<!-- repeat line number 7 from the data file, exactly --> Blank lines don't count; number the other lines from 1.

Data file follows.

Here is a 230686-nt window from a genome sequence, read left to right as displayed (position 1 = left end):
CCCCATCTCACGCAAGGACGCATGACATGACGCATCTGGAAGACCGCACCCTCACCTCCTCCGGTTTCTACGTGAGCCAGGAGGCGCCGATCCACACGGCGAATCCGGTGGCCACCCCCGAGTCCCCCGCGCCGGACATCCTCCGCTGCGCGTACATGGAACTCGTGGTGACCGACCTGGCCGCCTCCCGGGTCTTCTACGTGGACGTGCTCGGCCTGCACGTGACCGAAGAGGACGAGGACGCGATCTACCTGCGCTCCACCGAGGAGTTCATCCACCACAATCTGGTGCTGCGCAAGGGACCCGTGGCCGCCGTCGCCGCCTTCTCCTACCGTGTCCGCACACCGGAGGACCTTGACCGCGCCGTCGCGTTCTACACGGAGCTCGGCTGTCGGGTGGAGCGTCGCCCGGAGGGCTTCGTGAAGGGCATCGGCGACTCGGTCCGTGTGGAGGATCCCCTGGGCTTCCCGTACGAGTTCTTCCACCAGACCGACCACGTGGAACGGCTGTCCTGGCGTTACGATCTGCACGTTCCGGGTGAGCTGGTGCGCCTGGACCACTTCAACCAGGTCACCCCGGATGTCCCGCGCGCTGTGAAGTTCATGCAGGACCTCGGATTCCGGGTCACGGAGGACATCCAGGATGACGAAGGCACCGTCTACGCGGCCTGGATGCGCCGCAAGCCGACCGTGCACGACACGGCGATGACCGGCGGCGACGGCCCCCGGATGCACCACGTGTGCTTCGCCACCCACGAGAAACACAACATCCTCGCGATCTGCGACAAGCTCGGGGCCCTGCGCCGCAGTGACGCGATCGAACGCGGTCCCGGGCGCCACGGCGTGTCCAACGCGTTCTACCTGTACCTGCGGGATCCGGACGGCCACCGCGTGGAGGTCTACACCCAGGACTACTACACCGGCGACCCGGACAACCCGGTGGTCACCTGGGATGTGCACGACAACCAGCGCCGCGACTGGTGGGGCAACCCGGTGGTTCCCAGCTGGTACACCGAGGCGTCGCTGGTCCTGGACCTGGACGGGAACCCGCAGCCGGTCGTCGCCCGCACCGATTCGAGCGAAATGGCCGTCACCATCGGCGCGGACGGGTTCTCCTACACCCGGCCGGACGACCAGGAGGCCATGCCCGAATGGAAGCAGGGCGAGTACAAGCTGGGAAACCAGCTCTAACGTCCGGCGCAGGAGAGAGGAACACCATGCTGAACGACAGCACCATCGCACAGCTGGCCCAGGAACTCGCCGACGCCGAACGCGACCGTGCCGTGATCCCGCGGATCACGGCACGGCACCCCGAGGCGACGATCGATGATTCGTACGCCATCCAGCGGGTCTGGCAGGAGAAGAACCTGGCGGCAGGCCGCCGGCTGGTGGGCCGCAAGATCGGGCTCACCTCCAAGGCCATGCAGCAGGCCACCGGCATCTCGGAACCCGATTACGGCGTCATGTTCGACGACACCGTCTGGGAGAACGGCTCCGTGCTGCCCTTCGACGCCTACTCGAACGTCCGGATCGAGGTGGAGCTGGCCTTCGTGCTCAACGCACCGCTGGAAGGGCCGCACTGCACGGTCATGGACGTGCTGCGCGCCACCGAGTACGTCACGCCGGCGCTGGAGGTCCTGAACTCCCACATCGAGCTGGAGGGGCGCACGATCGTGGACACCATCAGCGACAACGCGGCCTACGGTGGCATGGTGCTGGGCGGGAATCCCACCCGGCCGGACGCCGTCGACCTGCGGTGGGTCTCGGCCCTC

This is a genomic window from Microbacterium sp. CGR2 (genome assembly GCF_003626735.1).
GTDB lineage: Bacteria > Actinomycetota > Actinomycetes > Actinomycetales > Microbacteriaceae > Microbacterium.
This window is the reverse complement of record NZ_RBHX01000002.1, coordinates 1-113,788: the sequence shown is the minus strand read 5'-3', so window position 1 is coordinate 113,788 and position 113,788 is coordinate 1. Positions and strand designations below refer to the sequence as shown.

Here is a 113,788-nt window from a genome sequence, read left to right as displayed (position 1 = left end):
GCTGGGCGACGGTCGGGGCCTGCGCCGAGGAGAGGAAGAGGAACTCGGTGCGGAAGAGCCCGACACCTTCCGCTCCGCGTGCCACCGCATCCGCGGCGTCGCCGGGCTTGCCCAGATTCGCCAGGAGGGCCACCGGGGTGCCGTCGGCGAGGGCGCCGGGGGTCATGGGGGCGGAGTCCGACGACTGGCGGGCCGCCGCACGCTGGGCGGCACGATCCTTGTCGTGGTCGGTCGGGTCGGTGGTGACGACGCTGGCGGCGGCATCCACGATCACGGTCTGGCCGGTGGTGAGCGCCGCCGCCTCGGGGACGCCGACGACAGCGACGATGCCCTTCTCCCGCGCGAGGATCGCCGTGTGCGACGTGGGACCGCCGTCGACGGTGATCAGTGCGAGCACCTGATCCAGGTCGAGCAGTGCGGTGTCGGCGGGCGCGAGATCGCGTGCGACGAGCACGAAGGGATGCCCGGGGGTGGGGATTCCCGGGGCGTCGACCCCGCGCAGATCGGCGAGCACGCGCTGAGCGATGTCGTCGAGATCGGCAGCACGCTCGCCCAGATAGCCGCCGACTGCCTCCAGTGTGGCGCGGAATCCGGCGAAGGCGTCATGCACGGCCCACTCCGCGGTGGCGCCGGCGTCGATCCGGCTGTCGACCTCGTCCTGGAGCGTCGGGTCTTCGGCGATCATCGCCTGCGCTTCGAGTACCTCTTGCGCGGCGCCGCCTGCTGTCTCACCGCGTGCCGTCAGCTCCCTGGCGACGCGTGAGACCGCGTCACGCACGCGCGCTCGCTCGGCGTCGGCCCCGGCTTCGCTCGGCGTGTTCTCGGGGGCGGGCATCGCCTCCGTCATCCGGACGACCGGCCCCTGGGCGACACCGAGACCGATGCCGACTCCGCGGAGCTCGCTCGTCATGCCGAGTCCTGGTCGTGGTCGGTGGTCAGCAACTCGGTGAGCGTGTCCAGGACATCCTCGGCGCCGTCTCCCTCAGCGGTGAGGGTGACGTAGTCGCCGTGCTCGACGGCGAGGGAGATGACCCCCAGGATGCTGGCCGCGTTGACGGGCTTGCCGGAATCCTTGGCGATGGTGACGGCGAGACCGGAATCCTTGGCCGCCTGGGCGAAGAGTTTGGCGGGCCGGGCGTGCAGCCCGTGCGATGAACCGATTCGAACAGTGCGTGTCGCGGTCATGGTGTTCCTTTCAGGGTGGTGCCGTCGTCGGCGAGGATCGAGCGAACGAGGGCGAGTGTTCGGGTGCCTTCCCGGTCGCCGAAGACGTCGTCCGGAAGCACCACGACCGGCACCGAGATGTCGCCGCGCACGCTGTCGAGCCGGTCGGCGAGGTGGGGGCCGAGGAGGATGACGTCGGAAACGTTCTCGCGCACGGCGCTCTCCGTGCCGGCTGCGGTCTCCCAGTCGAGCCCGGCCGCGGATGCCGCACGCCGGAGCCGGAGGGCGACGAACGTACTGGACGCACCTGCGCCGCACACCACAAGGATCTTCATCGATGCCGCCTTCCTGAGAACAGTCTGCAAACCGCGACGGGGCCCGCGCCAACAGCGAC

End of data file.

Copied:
GCTGGGCGACGGTCGGGGCCTGCGCCGAGGAGAGGAAGAGGAACTCGGTGCGGAAGAGCCCGACACCTTCCGCTCCGCGTGCCACCGCATCCGCGGCGTCGCCGGGCTTGCCCAGATTCGCCAGGAGGGCCACCGGGGTGCCGTCGGCGAGGGCGCCGGGGGTCATGGGGGCGGAGTCCGACGACTGGCGGGCCGCCGCACGCTGGGCGGCACGATCCTTGTCGTGGTCGGTCGGGTCGGTGGTGACGACGCTGGCGGCGGCATCCACGATCACGGTCTGGCCGGTGGTGAGCGCCGCCGCCTCGGGGACGCCGACGACAGCGACGATGCCCTTCTCCCGCGCGAGGATCGCCGTGTGCGACGTGGGACCGCCGTCGACGGTGATCAGTGCGAGCACCTGATCCAGGTCGAGCAGTGCGGTGTCGGCGGGCGCGAGATCGCGTGCGACGAGCACGAAGGGATGCCCGGGGGTGGGGATTCCCGGGGCGTCGACCCCGCGCAGATCGGCGAGCACGCGCTGAGCGATGTCGTCGAGATCGGCAGCACGCTCGCCCAGATAGCCGCCGACTGCCTCCAGTGTGGCGCGGAATCCGGCGAAGGCGTCATGCACGGCCCACTCCGCGGTGGCGCCGGCGTCGATCCGGCTGTCGACCTCGTCCTGGAGCGTCGGGTCTTCGGCGATCATCGCCTGCGCTTCGAGTACCTCTTGCGCGGCGCCGCCTGCTGTCTCACCGCGTGCCGTCAGCTCCCTGGCGACGCGTGAGACCGCGTCACGCACGCGCGCTCGCTCGGCGTCGGCCCCGGCTTCGCTCGGCGTGTTCTCGGGGGCGGGCATCGCCTCCGTCATCCGGACGACCGGCCCCTGGGCGACACCGAGACCGATGCCGACTCCGCGGAGCTCGCTCGTCATGCCGAGTCCTGGTCGTGGTCGGTGGTCAGCAACTCGGTGAGCGTGTCCAGGACATCCTCGGCGCCGTCTCCCTCAGCGGTGAGGGTGACGTAGTCGCCGTGCTCGACGGCGAGGGAGATGACCCCCAGGATGCTGGCCGCGTTGACGGGCTTGCCGGAATCCTTGGCGATGGTGACGGCGAGACCGGAATCCTTGGCCGCCTGGGCGAAGAGTTTGGCGGGCCGGGCGTGCAGCCCGTGCGATGAACCGATTCGAACAGTGCGTGTCGCGGTCATGGTGTTCCTTTCAGGGTGGTGCCGTCGTCGGCGAGGATCGAGCGAACGAGGGCGAGTGTTCGGGTGCCTTCCCGGTCGCCGAAGACGTCGTCCGGAAGCACCACGACCGGCACCGAGATGTCGCCGCGCACGCTGTCGAGCCGGTCGGCGAGGTGGGGGCCGAGGAGGATGACGTCGGAAACGTTCTCGCGCACGGCGCTCTCCGTGCCGGCTGCGGTCTCCCAGTCGAGCCCGGCCGCGGATGCCGCACGCCGGAGCCGGAGGGCGACGAACGTACTGGACGCACCTGCGCCGCACACCACAAGGATCTTCATCGATGCCGCCTTCCTGAGAACAGTCTGCAAACCGCGACGGGGCCCGCGCCAACAGCGAC